January 2012

By Barry Boyce, CyclingRevealed



Also See:

20th Century Timeline

Race Snippets

Top 20 Classics


x This IS the Ronde 2012!?! x

Each of cycling’s 5 Monuments has its own set of unique characteristics, but the Ronde Van Vlaanderen (Tour of Flanders) more than any other contains the ultimate in uniqueness of a one-day classic.  Paris-Roubaix has long, difficult cobbled sections, Liege-Bastogne-Liege has a series of never ending Ardennes climbs, but the Ronde has both.  Known as “Bergs” these short, very steep cobbled climbs define the uniqueness of the Ronde

The race route has changed periodically over the years. For the first 30 years it was a loop through Flanders starting and ending in (or around) the City of Gent.  When World War 2 restricted the access to many of the roads of Flanders a major course change was presented.  During these years the race route became a limited circle around the heart of Flanders. 

Following the war the Ronde began to establish its uniqueness with more cobbled bergs added to the race course. 

Development of the course in history

Oude Kwaremont: Max 11%. First climbed: 1919

Taaienberg: Max 18%. First climbed: 1974

Kluisberg: Max 11%. First climbed: 1928

Koppenberg: Max 25%. First climbed: 1976

Muur Geraardsbergen: Max 20%. First climbed: 1950

Leberg: Max 15%. First climbed: 1977

Kloosterstraat: Max 17%. First climbed: 1953

Molenberg: Max 17%. First climbed: 1983

Valkenberg: Max 15%. First climbed: 1959

Berendries: Max 14%. First climbed: 1983

Bosberg: Max 11%. First climbed: 1970

Tenbosse: Max 14%. First climbed: 1997

Year by Year

1919: the first hills in de Ronde: Tiechemberg and Kwaremont, until 1929.

1928: first time over the Kruisberg, 3 hills.

1930: also over the Kerselareberg/Edelare, 4 hills.

1950: now 5 hills, the famous "Muur" Geraardsbergen (Muur Gramont in French) until 1952.

1953: the Muur replaced by the steep Kloosterstraat (cobblestones) until 1960.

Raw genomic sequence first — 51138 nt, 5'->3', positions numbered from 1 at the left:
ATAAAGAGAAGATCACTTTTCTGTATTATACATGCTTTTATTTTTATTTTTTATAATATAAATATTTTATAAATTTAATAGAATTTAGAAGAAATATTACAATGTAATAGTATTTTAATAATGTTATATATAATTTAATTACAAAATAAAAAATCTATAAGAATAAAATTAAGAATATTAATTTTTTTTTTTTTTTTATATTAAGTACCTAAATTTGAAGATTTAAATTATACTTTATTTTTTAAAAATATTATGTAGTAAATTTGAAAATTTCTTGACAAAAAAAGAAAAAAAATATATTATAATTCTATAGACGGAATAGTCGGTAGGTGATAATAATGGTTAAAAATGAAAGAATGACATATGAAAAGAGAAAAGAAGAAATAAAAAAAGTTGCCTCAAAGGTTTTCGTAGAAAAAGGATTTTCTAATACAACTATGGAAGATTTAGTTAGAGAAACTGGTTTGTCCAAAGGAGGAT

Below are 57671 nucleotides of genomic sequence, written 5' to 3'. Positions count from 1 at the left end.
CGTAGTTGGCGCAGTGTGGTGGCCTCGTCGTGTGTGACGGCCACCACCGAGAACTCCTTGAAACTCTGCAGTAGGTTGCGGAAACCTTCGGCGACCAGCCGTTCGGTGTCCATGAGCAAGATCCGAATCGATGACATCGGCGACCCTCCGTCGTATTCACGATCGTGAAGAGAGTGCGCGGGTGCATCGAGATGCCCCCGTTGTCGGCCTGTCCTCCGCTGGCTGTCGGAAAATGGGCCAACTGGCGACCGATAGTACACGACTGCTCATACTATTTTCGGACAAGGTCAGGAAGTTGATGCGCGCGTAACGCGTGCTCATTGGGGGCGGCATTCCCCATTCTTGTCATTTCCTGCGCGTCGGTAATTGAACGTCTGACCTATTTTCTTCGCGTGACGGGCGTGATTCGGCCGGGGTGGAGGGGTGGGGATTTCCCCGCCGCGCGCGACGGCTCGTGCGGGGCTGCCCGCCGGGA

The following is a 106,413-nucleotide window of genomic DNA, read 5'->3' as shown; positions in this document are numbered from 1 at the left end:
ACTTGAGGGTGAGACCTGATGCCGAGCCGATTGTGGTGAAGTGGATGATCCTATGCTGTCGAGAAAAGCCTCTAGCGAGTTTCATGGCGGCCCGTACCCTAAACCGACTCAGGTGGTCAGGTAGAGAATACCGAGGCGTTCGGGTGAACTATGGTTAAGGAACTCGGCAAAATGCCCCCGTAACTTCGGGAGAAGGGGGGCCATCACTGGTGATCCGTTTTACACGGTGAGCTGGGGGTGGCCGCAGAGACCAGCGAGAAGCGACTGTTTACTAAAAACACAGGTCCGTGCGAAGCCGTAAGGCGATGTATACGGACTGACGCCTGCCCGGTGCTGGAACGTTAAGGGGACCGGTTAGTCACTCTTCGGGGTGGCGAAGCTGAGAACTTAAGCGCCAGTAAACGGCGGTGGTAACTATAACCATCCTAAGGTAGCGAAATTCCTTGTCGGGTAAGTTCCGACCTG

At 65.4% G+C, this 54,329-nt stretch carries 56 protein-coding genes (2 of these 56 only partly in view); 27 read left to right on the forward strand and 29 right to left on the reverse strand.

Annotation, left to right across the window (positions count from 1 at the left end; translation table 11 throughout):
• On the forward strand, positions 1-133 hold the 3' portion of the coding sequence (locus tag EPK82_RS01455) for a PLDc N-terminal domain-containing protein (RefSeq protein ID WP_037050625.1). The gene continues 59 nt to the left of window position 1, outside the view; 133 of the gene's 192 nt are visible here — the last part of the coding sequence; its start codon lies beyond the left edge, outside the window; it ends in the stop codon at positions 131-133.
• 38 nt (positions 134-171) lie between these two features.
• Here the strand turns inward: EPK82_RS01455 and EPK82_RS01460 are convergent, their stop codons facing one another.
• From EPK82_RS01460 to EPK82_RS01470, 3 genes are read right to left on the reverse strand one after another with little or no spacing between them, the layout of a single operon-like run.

1961: 6 hills now: Oude Kwaremont, Kruisberg, Kerselareberg, Valkenberg, Kasteelstraat and

1966: also the Kloosterstraat in Geraardsbergen is back in the course.

1970: The return of the Muur Geraardsbergen and the 1st time over the Bosberg (the "final" climb).

1974: The long awaited return of the Oude-Kwaremont.

1976: The 1st time over the Koppenberg, 9 hills.

1981: Climbs increase to 11 hills.

1988: The Koppenberg is taken out of the race after an accident in which an official’s car ran over a fallen
xxxxxx rider, Jesper Skibby, wheels on the Koppenberg.  After a renovation the Koppenberg returned in 2002.

1990: The number of hills is up to 13.

2004: 18 hills now used in the Flemish Ardennes.

Start - Finish

1913 Gent - Mariakerke

1914 Gent – Evergem (velodrome)

1919-1923 Gent - Gentbrugge (Arsenal)

1924-1927 Gent - Gent (velodrome)

1928-1941 Gent - Wetteren

1942-1944 Gent - Gent (velodrome)

1945-1961 Gent - Wetteren

1962-1972 Gent - Gentbrugge

1973-1976 Gent – Meerbeke/Ninove

1977-1997 Sint-Niklaas (Grote Markt) – Meerbeke/Ninove

1998-2011 Bruges – Meerbeke/Ninove

2012-Future (?) Bruges – Oudenaarde

Changes are again coming for 2012!  With the contract of the “finish” City of Meerbeke/Ninove ending possible changes to the closing sections of the race route were investigated. 

In September 2011 the organizers of the Ronde announced a radical course change on www.rondevanvlaanderen.be/en/:

Oudenaarde, new arrival town

September 16, 2011

The Tour of Flanders wishes to be a leading and contemporary race; now and in the future. Baring that in mind, we decided in 2010 to investigate the possible arrival towns.

We took a year’s time to properly explore three possibilities: Ninove/Meerbeke as the traditional arrival area since 1973, Oudenaarde, home to cyclists and a town full of heritage and Ronse a town with a history in cycling. The choice fell on Oudenaarde. Although we are aware of the strong qualities of the other cities, our feeling is that Oudenaarde can provide the best assets for the Tour of Flanders in the future.

After a smooth section of 20 kilometers the riders take on a clenched final section of 75 kilometers built around three loops on the Oude-Kwaremont and Patersberg in combination with the Koppenberg and Kruisberg. This provides a new concept concentrated around four crucial hill slopes in the Flemish Ardennes within a stone’s throw of each other. The ultimate final, being ten ascensions and two cobbled roads followed by a straight line to the finish in Oudenaarde, will provide a challenging setting for the race.